360-degree documentary 'No Place But Here'. Source: IFFR

Home » South African 360-degree film sells out at world premiere in Rotterdam

South African 360-degree film sells out at world premiere in Rotterdam

‘No Place But Here’ had its world premiere at the International Film Festival Rotterdam (IFFR), as part of the Art Directions: Immersive Media. The film was warmly received with all 86 of the 15-minute screenings being sold out! The ‘360-degree documentary’ uses virtual-reality technology to bring the audience into the lives and stories of the […]

06-02-23 00:17
360-degree documentary 'No Place But Here'. Source: IFFR

‘No Place But Here’ had its world premiere at the International Film Festival Rotterdam (IFFR), as part of the Art Directions: Immersive Media. The film was warmly received with all 86 of the 15-minute screenings being sold out! The ‘360-degree documentary’ uses virtual-reality technology to bring the audience into the lives and stories of the occupiers and residents of Cissie Gool House (an unused public hospital) in Woodstock, South Africa. The occupation started in 2017 when a female-led citizens’ group reclaimed two buildings. SAPeople spoke with co-directors Capetonian Dylan Valley and American Annie Nisenson (who is based in SA).

This interview has been edited for length and clarity. 

‘No Place But Here’ focuses on the stories of 5 occupiers, Faghmeeda Ling, Karen Hendricks, Tsukie Bhalindela, Amanda Gericke & Quintin Moos. How did you select these five people?

Annie: It was obviously difficult because it’s a community and it’s a movement space, and there are over 1,000 people living in Cissie Gool House. The people that we feature all have leadership positions in (the House). We made a very deliberate decision to not have a one-character story, and to have a multiplicity of stories and voices because that’s an important experience of this space. Then for the individuals that we collaborated with, (they) are all people I had been making another film at Cissie Gool House with for a number of years, so I was very familiar with the community; and all of the people that we chose were people that we thought were not only story-tellers but would be interested in being in this film.

Dylan: (The choice of participants was also) diverse in the sense that they represented different demographics in the occupation (and) also we tried to – in the main characters – show a diversity of voices, which is what the community is really about. It’s not just one uniform voice.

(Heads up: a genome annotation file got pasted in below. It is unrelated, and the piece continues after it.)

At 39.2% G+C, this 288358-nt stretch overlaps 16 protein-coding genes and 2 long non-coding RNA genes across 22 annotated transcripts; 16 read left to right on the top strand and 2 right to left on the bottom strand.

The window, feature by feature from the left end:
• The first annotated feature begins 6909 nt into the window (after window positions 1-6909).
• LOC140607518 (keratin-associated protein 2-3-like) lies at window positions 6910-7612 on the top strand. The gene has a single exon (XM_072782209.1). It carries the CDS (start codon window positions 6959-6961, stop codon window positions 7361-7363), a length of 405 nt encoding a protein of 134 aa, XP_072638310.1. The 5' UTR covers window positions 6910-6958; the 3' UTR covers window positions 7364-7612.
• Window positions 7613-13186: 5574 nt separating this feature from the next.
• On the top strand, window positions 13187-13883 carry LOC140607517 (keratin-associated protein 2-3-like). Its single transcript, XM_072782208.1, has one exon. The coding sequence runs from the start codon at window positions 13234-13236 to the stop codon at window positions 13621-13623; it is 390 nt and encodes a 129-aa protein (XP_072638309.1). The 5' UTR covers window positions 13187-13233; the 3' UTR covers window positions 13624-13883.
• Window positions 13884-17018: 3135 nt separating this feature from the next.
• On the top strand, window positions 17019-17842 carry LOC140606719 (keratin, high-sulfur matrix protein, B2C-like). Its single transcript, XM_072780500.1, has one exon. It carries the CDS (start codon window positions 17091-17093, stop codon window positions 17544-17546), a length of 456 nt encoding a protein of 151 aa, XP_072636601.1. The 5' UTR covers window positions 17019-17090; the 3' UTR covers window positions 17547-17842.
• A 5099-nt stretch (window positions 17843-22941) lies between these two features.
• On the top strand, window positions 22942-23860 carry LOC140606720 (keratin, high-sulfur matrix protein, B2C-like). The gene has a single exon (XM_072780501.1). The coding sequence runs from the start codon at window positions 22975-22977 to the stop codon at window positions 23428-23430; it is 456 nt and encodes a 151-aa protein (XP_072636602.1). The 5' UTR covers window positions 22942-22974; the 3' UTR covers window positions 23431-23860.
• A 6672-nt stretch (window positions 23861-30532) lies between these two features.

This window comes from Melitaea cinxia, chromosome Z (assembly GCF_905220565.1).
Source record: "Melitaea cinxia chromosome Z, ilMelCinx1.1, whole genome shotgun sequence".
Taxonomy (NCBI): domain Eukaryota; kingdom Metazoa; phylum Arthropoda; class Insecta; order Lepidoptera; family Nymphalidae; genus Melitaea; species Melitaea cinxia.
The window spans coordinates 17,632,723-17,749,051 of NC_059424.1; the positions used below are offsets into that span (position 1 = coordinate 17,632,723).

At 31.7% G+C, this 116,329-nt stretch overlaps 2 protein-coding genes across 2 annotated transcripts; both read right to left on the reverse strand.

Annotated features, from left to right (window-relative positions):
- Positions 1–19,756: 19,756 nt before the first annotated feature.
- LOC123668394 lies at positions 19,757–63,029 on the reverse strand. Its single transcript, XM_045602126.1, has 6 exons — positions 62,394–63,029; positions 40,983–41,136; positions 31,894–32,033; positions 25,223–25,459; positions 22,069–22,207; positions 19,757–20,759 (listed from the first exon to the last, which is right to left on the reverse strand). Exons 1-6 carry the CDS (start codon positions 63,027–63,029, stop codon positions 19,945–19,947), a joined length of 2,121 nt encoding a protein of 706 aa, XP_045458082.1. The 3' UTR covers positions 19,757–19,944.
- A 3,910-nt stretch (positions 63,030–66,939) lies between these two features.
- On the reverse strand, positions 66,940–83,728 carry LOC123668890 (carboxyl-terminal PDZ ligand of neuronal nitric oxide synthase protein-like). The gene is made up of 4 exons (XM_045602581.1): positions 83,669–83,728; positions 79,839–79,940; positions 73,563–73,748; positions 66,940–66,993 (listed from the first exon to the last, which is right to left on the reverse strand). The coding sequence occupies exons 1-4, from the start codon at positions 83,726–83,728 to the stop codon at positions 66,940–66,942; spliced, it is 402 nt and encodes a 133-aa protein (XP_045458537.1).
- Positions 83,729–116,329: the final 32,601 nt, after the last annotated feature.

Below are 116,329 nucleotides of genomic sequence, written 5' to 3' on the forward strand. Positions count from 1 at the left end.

Annie, what first drew you to this community in particular? 

Annie: My partner’s South African and I had moved to also do a masters in film. I’d done a bit of political work in the US and it’s just very easy to arrive in Cape Town and not really get involved in any of the political issues as a middle class American. I just wanted to find some way to become more familiar with the landscape of Cape Town. And obviously understanding Cape Town, in a very limited way, arriving in a place that had experienced such extreme violence and oppression and Apartheid and figuring out what it meant to be there in this moment and have some way of connecting.

I grew up in a collective, a community in California, so I’m also very comfortable with a lot of people, aunties and uncles and different generations so it was kind of both wanting to be socially engaged or aware or participatory in some way and also finding a multi-generational space with community. For lots of different reasons I found it a space of homecoming.

Was there a need for translators when representing the diversity of voices spanning Afrikaans, Xhosa and English? 

Dylan: We had translators in post-production but during filming we didn’t. We tried to keep the crew as small as possible. I can speak Afrikaans so I was fine with that. I can understand a little bit of Xhosa and also Tsukie was kind of a natural story teller so she just ran with it.

Annie: Everyone that we worked with speaks English as well. All of the relationship-building is in English and a lot of pre-conversations were in English but it felt really important for us in the film that people were speaking in the languages that are both the language they grew up in or their first language. It was just important to show that diversity or multiplicity of culture and language. Cissie Gool House is sort of half Muslim, half Christian and there’s also these different languages: Afrikaans, Xhosa, English and many others. Anyway it was important for that to come through in the piece but wasn’t necessarily the traditional experience of needing a translator to have a relationship with the person that you’re making this film with.

What was the process for filming with the children of Cissie Gool House?

Dylan: We did consider this in the run up to it and with 360 it’s really hard to not point the camera at someone. We were quite conscious of not just capturing children. We did have a scene with the children cycling around the camera. In that sense we did speak to the parents if I remember correctly, and got the consent of the parents.

Annie: It is always something to consider carefully. For all the children, because it’s a social movement so many of the children that live in the occupation, in Cissie Gool, are very much featured in other ways like in the movement’s social media and so I think we both felt like this wasn’t the first time that many of these children are in a public arena, their faces have already been shown. Then because of my long-standing relationships with all of their parents we were able to just make sure this was something that everyone was comfortable with. It wasn’t like we just rocked up and started filming kids which can happen. It was a bit more sensitively approached.

What were your reasons behind making this a 360-degree virtual reality experience and what were the technical aspects of creating it?